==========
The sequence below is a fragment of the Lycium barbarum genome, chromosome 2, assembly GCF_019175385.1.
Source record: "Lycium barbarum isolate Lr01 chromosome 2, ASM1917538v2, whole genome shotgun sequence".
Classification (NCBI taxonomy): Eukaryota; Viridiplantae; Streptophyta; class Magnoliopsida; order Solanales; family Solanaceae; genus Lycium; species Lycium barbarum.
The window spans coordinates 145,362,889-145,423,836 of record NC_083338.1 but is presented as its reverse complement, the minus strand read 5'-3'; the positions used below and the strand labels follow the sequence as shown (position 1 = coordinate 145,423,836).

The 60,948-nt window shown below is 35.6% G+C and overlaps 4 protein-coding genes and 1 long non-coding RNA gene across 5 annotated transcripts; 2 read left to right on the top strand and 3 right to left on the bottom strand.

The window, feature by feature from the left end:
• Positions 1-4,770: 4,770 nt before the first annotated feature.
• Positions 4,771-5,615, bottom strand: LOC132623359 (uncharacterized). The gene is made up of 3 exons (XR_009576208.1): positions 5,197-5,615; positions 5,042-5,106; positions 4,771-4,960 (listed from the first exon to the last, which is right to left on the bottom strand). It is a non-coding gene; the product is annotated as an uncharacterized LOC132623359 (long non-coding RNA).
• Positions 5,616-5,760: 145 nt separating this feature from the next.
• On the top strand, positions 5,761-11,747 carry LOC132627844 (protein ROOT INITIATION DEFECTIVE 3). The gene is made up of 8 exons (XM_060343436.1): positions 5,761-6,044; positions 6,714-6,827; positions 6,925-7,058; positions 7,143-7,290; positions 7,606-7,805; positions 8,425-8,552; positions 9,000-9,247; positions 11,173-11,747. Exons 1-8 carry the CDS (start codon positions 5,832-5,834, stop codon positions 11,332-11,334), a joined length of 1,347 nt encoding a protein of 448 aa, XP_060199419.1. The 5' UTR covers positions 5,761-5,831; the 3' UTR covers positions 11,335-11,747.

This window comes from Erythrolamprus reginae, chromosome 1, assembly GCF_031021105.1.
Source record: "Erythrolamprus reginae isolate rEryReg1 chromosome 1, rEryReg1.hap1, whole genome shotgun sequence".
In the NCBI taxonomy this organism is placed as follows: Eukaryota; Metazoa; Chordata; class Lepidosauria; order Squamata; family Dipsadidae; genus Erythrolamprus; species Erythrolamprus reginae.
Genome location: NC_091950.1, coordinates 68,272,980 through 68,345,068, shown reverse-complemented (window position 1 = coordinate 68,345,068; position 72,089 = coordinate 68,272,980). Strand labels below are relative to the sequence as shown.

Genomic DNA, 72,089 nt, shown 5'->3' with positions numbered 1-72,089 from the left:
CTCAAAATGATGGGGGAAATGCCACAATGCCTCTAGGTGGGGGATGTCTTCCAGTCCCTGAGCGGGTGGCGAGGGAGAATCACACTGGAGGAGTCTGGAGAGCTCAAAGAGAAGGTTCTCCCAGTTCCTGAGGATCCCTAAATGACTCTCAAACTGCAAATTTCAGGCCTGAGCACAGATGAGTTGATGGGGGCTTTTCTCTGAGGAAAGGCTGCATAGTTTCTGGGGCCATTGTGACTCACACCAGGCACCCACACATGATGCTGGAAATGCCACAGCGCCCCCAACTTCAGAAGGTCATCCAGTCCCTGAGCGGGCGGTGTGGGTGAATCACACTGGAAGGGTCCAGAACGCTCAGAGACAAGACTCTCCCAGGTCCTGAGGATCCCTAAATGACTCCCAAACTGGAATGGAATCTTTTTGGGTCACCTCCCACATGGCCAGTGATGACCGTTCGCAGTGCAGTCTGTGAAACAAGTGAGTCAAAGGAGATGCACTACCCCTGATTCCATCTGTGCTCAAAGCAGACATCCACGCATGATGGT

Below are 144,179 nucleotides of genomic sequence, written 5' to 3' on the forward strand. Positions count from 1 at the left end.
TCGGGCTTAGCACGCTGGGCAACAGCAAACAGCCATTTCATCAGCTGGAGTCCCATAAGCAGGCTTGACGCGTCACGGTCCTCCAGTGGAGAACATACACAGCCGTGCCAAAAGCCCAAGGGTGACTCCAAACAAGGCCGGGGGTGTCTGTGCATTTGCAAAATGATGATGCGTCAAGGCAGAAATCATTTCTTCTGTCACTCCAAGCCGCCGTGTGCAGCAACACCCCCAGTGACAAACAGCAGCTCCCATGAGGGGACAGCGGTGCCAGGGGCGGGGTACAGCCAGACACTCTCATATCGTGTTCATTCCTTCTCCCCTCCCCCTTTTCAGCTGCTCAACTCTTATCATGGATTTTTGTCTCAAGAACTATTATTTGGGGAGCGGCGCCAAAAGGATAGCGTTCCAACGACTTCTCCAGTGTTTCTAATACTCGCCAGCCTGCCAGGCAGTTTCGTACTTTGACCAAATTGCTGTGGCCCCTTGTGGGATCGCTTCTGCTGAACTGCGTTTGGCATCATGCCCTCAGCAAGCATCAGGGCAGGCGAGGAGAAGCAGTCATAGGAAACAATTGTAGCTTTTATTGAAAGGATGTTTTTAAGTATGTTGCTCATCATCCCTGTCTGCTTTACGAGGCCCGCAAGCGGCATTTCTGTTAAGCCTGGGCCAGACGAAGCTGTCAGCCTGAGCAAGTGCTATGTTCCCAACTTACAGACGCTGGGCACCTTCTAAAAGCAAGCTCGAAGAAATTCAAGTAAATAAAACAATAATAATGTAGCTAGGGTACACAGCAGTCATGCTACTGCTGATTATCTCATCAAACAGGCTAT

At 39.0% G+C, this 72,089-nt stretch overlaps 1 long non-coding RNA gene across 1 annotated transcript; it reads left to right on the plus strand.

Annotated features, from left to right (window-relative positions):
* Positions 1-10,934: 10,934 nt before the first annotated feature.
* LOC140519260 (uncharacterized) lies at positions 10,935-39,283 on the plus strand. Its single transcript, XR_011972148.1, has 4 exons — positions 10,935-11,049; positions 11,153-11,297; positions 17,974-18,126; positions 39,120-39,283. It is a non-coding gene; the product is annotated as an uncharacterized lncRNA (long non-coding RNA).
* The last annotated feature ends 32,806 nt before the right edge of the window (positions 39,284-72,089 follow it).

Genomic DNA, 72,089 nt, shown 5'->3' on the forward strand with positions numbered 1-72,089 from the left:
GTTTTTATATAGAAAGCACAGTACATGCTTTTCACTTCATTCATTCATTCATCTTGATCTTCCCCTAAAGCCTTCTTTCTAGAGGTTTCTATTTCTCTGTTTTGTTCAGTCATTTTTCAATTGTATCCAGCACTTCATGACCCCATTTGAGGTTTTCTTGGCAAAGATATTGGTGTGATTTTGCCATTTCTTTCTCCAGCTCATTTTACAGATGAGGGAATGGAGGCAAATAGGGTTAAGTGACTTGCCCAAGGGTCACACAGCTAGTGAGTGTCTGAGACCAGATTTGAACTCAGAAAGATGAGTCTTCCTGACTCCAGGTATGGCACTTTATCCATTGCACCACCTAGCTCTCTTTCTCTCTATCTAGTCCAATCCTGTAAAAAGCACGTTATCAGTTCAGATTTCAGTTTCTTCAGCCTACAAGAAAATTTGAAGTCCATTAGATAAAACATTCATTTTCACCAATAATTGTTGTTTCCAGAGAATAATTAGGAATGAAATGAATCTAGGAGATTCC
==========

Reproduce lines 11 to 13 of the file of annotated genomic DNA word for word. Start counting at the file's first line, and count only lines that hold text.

This window comes from Erythrolamprus reginae, chromosome 1, assembly GCF_031021105.1.
Source record: "Erythrolamprus reginae isolate rEryReg1 chromosome 1, rEryReg1.hap1, whole genome shotgun sequence".
In the NCBI taxonomy this organism is placed as follows: Eukaryota; Metazoa; Chordata; class Lepidosauria; order Squamata; family Dipsadidae; genus Erythrolamprus; species Erythrolamprus reginae.